Original Research

Systemic leadership for socio-political stewardship

R. G. Taylor, S. A. Lynham
South African Journal of Business Management | Vol 44, No 1 | a150 | DOI: https://doi.org/10.4102/sajbm.v44i1.150 | © 2018 R. G. Taylor, S. A. Lynham | This work is licensed under CC Attribution 4.0
Submitted: 05 April 2018 | Published: 30 March 2013

About the author(s)

R. G. Taylor, Leadership Centre, University of KwaZulu-Natal, South Africa
S. A. Lynham, College of Applied Human Sciences, Colorado State University, United States

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Abstract

The role of business leadership in defining, and enacting, societal values and providing consolidating influences relative to change processes is increasingly being recognised. This role is best defined as one of “stewardship”, embracing the securing of social, political and economic futures. For business leadership, the increased recognition of the ability for it to influence the trajectory of change, and indeed the expectation that it should do so, brings with it a need to revisit contemporary understandings of leadership and how that leadership is best engaged so as to facilitate desirable outcomes.


This paper adopts a critical position relative to the conventional “leader, follower, situation” configurations of leadership thinking. Drawing on theory located within the knowledge domain of systems thinking and network theory, leadership is redefined at a conceptual level, hence to understand the processes by which it is enacted and experienced and how, therefore, it can be better practiced in the broader socio-political domain. Leadership is considered as an emergent phenomenon that creates definitional distinction between actors and process so as to provide new insights.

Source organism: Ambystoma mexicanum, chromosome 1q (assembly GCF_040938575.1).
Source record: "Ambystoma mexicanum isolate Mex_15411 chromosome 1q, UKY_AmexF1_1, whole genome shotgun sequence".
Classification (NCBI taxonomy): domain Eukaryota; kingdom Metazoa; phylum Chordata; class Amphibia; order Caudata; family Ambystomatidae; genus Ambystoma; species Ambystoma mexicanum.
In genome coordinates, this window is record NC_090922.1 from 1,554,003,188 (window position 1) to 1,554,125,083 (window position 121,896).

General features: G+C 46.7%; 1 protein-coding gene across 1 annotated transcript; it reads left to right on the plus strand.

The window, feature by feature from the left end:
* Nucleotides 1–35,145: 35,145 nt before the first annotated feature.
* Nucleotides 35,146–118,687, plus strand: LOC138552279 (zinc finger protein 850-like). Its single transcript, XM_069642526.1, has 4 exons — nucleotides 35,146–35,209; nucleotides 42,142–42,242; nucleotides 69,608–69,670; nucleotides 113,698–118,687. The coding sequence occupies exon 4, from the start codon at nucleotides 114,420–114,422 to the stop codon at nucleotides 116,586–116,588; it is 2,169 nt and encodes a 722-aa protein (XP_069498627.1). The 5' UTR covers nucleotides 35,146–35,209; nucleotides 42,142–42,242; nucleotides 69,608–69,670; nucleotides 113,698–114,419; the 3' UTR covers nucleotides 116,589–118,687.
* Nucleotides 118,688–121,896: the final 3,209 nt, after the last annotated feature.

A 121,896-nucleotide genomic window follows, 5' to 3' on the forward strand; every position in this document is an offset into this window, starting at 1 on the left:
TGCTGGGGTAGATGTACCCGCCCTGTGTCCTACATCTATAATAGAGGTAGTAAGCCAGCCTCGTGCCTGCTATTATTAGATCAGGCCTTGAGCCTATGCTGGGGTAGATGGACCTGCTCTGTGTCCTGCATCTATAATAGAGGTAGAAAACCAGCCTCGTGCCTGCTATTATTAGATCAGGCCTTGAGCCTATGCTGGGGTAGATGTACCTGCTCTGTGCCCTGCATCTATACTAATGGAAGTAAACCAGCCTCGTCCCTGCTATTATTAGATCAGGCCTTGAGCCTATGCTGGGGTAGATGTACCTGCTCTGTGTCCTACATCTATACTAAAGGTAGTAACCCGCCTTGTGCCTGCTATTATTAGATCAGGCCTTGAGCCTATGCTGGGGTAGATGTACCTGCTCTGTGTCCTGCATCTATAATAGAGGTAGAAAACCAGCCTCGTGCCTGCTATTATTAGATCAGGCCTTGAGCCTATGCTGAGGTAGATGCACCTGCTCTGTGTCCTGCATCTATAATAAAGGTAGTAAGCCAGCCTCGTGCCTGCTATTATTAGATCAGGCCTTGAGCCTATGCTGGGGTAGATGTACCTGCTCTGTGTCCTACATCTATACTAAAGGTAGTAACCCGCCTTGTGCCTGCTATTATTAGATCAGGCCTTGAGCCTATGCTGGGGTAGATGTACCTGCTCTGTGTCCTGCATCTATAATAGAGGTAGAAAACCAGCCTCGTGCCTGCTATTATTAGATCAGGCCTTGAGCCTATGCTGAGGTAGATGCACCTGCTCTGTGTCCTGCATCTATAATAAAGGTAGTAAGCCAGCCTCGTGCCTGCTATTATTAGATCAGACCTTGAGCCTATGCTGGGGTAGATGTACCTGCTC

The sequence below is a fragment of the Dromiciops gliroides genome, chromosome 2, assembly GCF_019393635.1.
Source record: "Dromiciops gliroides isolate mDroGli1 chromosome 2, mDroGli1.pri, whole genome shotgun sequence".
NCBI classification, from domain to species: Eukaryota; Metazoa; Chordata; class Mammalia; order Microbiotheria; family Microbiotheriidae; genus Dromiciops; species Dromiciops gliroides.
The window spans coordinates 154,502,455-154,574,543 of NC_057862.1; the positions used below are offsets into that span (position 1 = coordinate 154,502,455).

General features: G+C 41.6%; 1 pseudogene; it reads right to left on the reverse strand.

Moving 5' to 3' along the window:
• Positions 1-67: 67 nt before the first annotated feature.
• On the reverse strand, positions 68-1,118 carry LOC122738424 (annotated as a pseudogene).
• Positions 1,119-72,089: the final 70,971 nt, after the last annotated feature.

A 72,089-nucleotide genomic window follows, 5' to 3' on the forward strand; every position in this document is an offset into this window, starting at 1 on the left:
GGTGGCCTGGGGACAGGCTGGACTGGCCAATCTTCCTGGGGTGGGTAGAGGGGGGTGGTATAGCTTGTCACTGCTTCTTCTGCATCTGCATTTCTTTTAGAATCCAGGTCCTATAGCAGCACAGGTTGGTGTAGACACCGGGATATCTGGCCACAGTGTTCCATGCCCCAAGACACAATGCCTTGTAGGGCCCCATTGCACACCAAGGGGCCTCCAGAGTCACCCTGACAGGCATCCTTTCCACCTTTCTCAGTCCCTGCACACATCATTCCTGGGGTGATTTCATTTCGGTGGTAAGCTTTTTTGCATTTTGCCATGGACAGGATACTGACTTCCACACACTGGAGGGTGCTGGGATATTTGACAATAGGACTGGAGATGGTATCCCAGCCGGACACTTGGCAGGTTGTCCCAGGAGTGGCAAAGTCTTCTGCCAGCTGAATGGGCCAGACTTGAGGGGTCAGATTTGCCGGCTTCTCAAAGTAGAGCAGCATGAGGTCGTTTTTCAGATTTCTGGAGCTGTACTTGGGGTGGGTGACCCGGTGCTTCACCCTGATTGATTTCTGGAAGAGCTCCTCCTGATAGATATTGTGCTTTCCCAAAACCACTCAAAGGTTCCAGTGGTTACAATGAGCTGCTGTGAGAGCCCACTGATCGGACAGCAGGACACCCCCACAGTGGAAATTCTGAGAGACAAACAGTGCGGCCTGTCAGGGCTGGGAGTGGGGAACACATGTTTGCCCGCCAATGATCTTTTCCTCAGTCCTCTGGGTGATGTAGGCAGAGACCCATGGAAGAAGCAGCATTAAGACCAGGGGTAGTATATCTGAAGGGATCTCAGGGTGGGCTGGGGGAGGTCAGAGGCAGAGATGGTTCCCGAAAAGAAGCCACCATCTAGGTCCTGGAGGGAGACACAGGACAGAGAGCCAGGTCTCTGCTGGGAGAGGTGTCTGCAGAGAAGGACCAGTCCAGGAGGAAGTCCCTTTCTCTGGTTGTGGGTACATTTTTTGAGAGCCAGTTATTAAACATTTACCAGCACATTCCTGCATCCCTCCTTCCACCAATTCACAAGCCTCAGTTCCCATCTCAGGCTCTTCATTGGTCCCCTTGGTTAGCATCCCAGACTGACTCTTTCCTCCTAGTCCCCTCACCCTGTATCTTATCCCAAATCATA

The paper includes outcomes of a research study that was conducted amongst business leadership in South Africa. The study covered the period 1984-1994, a period of considerable large scale change in South Africa, during which time lessons about leadership were learned. These lessons validate the significant potential that business leadership has for monitoring and influence beyond the immediate concerns of business itself. The assumption of the role of “steward” typified much of what emerged from that engagement, but also gave opportunity for reflections about revised theoretical frameworks for leadership practice in the 21st Century. The case material arising from this research also provides demonstration of the appropriateness of the theoretical propositions that form the conceptual basis for the paper.


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